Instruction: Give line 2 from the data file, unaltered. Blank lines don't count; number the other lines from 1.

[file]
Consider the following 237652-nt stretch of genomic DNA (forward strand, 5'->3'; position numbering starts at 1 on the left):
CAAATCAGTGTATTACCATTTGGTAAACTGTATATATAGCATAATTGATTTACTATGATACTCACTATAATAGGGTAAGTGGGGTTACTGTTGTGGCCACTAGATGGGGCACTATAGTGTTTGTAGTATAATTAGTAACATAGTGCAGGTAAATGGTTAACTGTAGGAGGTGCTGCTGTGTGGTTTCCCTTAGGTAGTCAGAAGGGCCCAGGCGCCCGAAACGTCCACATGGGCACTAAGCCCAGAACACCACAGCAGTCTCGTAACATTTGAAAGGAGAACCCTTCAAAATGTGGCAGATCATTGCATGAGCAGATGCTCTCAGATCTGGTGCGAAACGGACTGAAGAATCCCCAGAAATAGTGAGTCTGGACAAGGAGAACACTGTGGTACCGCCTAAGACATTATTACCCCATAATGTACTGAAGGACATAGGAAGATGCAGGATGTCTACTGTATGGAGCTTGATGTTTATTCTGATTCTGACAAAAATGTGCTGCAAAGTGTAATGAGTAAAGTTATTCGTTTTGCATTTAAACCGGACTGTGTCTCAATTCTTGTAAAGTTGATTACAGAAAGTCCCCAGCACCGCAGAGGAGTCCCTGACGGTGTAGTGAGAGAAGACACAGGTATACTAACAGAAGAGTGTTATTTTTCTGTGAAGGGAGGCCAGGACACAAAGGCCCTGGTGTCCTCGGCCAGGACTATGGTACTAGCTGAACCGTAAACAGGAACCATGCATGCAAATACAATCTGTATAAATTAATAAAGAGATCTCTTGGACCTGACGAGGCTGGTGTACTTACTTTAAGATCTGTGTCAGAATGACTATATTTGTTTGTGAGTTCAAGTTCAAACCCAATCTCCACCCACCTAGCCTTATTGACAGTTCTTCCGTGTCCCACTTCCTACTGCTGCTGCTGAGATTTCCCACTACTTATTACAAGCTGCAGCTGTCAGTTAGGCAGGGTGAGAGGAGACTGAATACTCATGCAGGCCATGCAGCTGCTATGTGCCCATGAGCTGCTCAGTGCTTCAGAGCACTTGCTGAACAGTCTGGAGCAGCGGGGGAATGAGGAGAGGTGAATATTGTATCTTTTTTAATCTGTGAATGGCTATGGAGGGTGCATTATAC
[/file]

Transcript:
CAAATCAGTGTATTACCATTTGGTAAACTGTATATATAGCATAATTGATTTACTATGATACTCACTATAATAGGGTAAGTGGGGTTACTGTTGTGGCCACTAGATGGGGCACTATAGTGTTTGTAGTATAATTAGTAACATAGTGCAGGTAAATGGTTAACTGTAGGAGGTGCTGCTGTGTGGTTTCCCTTAGGTAGTCAGAAGGGCCCAGGCGCCCGAAACGTCCACATGGGCACTAAGCCCAGAACACCACAGCAGTCTCGTAACATTTGAAAGGAGAACCCTTCAAAATGTGGCAGATCATTGCATGAGCAGATGCTCTCAGATCTGGTGCGAAACGGACTGAAGAATCCCCAGAAATAGTGAGTCTGGACAAGGAGAACACTGTGGTACCGCCTAAGACATTATTACCCCATAATGTACTGAAGGACATAGGAAGATGCAGGATGTCTACTGTATGGAGCTTGATGTTTATTCTGATTCTGACAAAAATGTGCTGCAAAGTGTAATGAGTAAAGTTATTCGTTTTGCATTTAAACCGGACTGTGTCTCAATTCTTGTAAAGTTGATTACAGAAAGTCCCCAGCACCGCAGAGGAGTCCCTGACGGTGTAGTGAGAGAAGACACAGGTATACTAACAGAAGAGTGTTATTTTTCTGTGAAGGGAGGCCAGGACACAAAGGCCCTGGTGTCCTCGGCCAGGACTATGGTACTAGCTGAACCGTAAACAGGAACCATGCATGCAAATACAATCTGTATAAATTAATAAAGAGATCTCTTGGACCTGACGAGGCTGGTGTACTTACTTTAAGATCTGTGTCAGAATGACTATATTTGTTTGTGAGTTCAAGTTCAAACCCAATCTCCACCCACCTAGCCTTATTGACAGTTCTTCCGTGTCCCACTTCCTACTGCTGCTGCTGAGATTTCCCACTACTTATTACAAGCTGCAGCTGTCAGTTAGGCAGGGTGAGAGGAGACTGAATACTCATGCAGGCCATGCAGCTGCTATGTGCCCATGAGCTGCTCAGTGCTTCAGAGCACTTGCTGAACAGTCTGGAGCAGCGGGGGAATGAGGAGAGGTGAATATTGTATCTTTTTTAATCTGTGAATGGCTATGGAGGGTGCATTATAC